The following blog was contributed by Jill Annable, executive director for academic excellence at the National Catholic Educational Association (NCEA).
“Trust. You do not have to know it all.” The words startled me. I was merely stepping out of noon Mass alongside an NCEA member superintendent while on a diocesan visit. The pastor stopped us in our tracks, pointed at me and said those words: “Trust. You do not have to know it all.” He felt it on his heart to tell me and I was reminded that the Holy Spirit speaks to us in this way if we are willing to listen. I did not personally know him and he was unaware of my visit, but his words were exactly what I needed.
Days later, I am still reflecting on its truth. For the past 15 months, we have each felt the pressure to know a little bit of everything, in fields well beyond education, in order to serve the families of our schools. For all of us collectively moving at this cheetah’s pace, what comes next?
We rest. We pray in thanksgiving. Reflect. Rejuvenate. Unable to slow your brain and unsure where to begin? Let’s focus on three strategies:
1. Put up the email vacation responder.
We all know you didn’t take any family vacation last summer. Instead, you were likely on weekly calls with your county health department and speed-writing a pandemic plan. You delivered a successful school year full of meaningful family partnership and academic excellence. We all recognize you cannot actually walk away from your inbox for eight solid weeks, but you can give yourself the mental permission to use an email vacation responder. Looking for an example? Try this one adapted from Michele Watson, principal of Holy Spirit Catholic School in Overland Park, Kansas, which reads:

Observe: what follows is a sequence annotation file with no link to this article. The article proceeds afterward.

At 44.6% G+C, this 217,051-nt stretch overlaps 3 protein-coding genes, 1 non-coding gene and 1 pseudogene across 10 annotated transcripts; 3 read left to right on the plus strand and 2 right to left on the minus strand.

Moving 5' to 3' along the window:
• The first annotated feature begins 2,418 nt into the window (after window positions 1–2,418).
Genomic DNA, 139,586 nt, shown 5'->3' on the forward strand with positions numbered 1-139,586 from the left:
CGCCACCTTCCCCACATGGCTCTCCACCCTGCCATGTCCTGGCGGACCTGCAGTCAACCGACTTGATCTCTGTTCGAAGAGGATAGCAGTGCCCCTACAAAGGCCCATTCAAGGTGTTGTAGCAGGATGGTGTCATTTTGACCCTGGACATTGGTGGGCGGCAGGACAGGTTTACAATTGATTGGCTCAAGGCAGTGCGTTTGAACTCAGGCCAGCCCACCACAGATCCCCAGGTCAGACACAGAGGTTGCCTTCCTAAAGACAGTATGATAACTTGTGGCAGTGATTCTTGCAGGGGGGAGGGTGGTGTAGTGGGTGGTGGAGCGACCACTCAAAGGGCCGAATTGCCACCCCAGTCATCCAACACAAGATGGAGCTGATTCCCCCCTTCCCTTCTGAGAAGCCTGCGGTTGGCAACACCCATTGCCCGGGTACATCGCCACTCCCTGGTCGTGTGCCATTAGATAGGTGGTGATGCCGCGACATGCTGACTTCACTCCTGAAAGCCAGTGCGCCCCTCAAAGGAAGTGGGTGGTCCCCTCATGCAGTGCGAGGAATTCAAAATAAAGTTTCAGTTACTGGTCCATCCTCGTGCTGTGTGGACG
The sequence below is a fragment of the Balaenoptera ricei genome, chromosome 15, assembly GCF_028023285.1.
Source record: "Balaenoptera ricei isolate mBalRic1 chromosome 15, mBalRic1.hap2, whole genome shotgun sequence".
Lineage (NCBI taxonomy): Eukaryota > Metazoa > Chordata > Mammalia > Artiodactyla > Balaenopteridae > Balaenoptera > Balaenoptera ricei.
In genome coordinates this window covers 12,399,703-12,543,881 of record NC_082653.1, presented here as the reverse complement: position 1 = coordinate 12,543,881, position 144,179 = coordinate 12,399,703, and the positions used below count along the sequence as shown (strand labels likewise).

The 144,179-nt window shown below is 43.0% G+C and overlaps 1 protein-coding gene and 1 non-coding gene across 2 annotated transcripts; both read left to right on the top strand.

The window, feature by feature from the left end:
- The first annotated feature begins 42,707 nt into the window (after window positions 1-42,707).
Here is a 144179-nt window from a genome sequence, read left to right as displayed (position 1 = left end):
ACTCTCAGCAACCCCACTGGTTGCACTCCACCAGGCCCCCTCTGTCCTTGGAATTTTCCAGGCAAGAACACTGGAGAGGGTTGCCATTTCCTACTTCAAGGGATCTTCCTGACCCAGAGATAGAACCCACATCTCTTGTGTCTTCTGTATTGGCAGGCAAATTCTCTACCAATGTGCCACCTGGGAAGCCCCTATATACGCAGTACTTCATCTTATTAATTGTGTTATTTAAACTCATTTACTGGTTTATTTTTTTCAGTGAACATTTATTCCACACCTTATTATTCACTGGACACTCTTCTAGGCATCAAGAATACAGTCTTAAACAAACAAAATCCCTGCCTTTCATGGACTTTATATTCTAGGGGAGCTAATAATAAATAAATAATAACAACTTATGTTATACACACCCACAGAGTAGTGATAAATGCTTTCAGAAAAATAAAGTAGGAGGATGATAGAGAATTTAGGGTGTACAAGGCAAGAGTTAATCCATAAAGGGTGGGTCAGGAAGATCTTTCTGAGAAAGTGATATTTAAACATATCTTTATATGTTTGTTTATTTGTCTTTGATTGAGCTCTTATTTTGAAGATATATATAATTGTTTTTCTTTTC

We are all on a well-deserved and most needed summer break. Our summer hours are ___. I will be responding to email and voicemails intermittently throughout the summer. If you need something outside of our summer hours, please call ___.
It’s hard to argue with its honesty, and its message still attends to its recipients. Encourage your faculty and colleagues to follow suit.
2. Read for pleasure.
Last summer, each hour brought a new layer of crisis that seemingly required immediate reaction. We constantly scanned news feeds and obscure education blogs. In contrast, what’s on this summer’s reading list? In light of its five year anniversary, come back to encyclical letter Laudato Si’ while lying in a hammock. Ponder Philosophy 101 by Socrates for a few minutes each morning. Indulge in a mindless fictional summer mystery with your toes in the sand.
And if you must, read specifically in relation to your ministry in Catholic education. The NCEA bookstore has you covered.
3. Don’t know everything.
Hide your phone for the night. Eat outdoors. Sleep in. Skip the beauty routine. Laugh. Dodge the nightly news once or twice. Take the long route on a walk. Read the extra bedtime story your grandkids beg for. Order the double scoop. Most importantly, rejoice in the acceptance that none of us were called to know or do it all. And when the slower pace is difficult, turn to the Lord for help. Consider Psalm 139:4 as a good starting place: “Even before a word is on my tongue, Lord, You know it all.” Let Him carry you.
In time, the sounds and smells of back-to-school will trigger us back to the pace we know and love. Meanwhile, in this moment of pause and deep breath, we are reminded that none of us are useful to His work in Catholic education if we are tired and weary. Thank you for delivering one of the most remarkable school years to date. Enjoy the blessings that summer brings.